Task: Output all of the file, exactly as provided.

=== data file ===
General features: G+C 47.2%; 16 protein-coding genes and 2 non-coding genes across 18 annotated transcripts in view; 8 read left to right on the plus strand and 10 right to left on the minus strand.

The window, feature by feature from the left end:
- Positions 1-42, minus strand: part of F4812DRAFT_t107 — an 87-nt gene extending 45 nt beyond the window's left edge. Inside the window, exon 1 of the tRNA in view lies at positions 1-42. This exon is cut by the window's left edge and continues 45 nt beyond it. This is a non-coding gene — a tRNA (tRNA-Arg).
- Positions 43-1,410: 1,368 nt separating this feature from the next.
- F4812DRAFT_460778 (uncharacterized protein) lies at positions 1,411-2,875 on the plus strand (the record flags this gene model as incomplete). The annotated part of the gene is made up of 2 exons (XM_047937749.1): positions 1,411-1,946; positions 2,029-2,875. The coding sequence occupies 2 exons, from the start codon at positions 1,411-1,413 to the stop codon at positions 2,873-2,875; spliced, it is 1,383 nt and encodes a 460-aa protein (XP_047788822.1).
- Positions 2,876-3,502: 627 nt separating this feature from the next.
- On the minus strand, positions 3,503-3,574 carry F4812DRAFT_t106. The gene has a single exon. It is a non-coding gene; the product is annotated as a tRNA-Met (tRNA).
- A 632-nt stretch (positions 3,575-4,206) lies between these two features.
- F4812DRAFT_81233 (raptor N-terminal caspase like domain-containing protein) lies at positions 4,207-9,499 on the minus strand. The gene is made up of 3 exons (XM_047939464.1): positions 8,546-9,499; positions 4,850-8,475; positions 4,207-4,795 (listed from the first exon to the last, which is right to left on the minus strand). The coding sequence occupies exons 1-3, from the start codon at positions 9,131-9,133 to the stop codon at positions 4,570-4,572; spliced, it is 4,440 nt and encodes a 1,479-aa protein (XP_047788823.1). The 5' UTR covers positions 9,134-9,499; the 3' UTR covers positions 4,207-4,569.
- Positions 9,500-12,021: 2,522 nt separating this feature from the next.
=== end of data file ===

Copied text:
General features: G+C 47.2%; 16 protein-coding genes and 2 non-coding genes across 18 annotated transcripts in view; 8 read left to right on the plus strand and 10 right to left on the minus strand.

The window, feature by feature from the left end:
- Positions 1-42, minus strand: part of F4812DRAFT_t107 — an 87-nt gene extending 45 nt beyond the window's left edge. Inside the window, exon 1 of the tRNA in view lies at positions 1-42. This exon is cut by the window's left edge and continues 45 nt beyond it. This is a non-coding gene — a tRNA (tRNA-Arg).
- Positions 43-1,410: 1,368 nt separating this feature from the next.
- F4812DRAFT_460778 (uncharacterized protein) lies at positions 1,411-2,875 on the plus strand (the record flags this gene model as incomplete). The annotated part of the gene is made up of 2 exons (XM_047937749.1): positions 1,411-1,946; positions 2,029-2,875. The coding sequence occupies 2 exons, from the start codon at positions 1,411-1,413 to the stop codon at positions 2,873-2,875; spliced, it is 1,383 nt and encodes a 460-aa protein (XP_047788822.1).
- Positions 2,876-3,502: 627 nt separating this feature from the next.
- On the minus strand, positions 3,503-3,574 carry F4812DRAFT_t106. The gene has a single exon. It is a non-coding gene; the product is annotated as a tRNA-Met (tRNA).
- A 632-nt stretch (positions 3,575-4,206) lies between these two features.
- F4812DRAFT_81233 (raptor N-terminal caspase like domain-containing protein) lies at positions 4,207-9,499 on the minus strand. The gene is made up of 3 exons (XM_047939464.1): positions 8,546-9,499; positions 4,850-8,475; positions 4,207-4,795 (listed from the first exon to the last, which is right to left on the minus strand). The coding sequence occupies exons 1-3, from the start codon at positions 9,131-9,133 to the stop codon at positions 4,570-4,572; spliced, it is 4,440 nt and encodes a 1,479-aa protein (XP_047788823.1). The 5' UTR covers positions 9,134-9,499; the 3' UTR covers positions 4,207-4,569.
- Positions 9,500-12,021: 2,522 nt separating this feature from the next.